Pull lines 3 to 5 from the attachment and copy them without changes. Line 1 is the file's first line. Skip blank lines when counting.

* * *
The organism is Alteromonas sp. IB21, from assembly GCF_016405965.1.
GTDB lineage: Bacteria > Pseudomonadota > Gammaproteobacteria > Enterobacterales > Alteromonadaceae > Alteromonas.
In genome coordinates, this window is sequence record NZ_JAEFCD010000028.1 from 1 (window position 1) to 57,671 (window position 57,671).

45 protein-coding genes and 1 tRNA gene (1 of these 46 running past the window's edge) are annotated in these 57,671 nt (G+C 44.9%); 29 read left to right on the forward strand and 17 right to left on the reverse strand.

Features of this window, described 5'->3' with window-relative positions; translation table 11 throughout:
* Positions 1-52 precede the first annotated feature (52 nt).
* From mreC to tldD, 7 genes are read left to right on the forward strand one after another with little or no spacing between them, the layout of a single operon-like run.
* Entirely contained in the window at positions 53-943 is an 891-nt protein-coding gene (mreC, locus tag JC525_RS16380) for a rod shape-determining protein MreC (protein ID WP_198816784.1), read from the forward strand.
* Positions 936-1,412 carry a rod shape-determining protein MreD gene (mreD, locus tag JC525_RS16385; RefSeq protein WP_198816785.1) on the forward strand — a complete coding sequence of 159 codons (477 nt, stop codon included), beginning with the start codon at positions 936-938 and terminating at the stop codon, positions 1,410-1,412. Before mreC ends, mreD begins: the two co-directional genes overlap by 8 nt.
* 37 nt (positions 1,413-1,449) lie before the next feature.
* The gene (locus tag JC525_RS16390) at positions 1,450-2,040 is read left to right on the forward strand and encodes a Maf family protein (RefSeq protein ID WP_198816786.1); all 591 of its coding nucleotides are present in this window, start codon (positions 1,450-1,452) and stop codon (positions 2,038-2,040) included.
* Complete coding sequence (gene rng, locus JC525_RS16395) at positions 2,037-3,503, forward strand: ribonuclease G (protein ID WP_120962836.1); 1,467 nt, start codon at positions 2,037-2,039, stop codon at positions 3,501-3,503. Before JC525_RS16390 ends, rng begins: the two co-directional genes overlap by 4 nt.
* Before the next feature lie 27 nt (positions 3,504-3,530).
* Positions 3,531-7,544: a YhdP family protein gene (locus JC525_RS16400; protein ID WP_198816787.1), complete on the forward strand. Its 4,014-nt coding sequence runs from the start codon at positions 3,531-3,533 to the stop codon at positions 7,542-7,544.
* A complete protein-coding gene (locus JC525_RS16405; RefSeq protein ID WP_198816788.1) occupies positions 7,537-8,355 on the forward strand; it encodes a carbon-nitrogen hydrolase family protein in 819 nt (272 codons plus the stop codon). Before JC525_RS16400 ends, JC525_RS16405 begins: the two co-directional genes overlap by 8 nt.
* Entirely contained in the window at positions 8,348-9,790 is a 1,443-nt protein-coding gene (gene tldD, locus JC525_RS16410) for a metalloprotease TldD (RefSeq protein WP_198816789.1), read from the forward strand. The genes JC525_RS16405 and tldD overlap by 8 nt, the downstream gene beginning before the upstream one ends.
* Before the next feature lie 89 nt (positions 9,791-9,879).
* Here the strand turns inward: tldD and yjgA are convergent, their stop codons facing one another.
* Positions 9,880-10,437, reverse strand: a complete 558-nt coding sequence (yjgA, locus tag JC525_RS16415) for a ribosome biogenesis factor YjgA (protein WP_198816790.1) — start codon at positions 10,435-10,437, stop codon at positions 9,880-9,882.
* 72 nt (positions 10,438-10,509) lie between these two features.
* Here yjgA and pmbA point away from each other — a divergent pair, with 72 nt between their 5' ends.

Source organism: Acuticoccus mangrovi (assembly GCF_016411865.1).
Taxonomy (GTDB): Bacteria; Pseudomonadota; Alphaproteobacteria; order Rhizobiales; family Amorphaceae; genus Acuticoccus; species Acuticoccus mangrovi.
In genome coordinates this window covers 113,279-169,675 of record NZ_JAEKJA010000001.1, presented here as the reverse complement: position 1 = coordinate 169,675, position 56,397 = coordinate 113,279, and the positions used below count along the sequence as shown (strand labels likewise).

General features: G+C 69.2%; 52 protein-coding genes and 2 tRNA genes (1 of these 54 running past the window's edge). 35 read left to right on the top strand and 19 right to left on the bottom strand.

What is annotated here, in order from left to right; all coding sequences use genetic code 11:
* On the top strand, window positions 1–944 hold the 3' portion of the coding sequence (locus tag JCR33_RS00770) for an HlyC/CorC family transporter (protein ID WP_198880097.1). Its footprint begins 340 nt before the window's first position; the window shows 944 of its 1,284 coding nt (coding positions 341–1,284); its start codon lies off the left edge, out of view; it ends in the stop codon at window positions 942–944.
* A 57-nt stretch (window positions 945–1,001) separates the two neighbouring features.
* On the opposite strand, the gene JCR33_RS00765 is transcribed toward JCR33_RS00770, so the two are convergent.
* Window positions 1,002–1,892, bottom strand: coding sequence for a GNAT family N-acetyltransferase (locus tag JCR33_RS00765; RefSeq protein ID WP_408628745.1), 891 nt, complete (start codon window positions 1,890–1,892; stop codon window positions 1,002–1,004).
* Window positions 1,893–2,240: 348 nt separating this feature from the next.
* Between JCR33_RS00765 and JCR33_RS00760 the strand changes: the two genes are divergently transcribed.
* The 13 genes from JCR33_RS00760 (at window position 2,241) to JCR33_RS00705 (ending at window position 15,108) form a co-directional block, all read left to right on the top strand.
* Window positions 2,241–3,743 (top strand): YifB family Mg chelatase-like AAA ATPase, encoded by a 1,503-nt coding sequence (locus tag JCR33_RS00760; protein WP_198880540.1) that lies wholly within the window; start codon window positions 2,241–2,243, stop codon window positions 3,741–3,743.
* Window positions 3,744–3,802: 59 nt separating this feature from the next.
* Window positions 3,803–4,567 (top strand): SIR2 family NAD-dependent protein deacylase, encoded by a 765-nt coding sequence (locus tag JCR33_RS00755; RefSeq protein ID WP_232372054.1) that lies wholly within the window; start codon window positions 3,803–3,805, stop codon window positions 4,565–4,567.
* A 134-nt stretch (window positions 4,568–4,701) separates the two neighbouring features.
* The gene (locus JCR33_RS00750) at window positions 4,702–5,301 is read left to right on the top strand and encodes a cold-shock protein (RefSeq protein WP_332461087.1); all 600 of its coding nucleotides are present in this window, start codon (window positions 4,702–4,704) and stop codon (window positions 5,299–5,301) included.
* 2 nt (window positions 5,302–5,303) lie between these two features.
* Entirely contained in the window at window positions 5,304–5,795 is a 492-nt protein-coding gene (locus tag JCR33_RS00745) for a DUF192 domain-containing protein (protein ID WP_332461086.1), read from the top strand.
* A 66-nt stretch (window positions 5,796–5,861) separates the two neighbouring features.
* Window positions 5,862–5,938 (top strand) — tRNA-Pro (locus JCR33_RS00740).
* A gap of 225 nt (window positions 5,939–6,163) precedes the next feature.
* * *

In genome coordinates, this window is sequence record NZ_JAEFCD010000028.1 from 1 (window position 1) to 57,671 (window position 57,671).

45 protein-coding genes and 1 tRNA gene (1 of these 46 running past the window's edge) are annotated in these 57,671 nt (G+C 44.9%); 29 read left to right on the forward strand and 17 right to left on the reverse strand.

Features of this window, described 5'->3' with window-relative positions; translation table 11 throughout: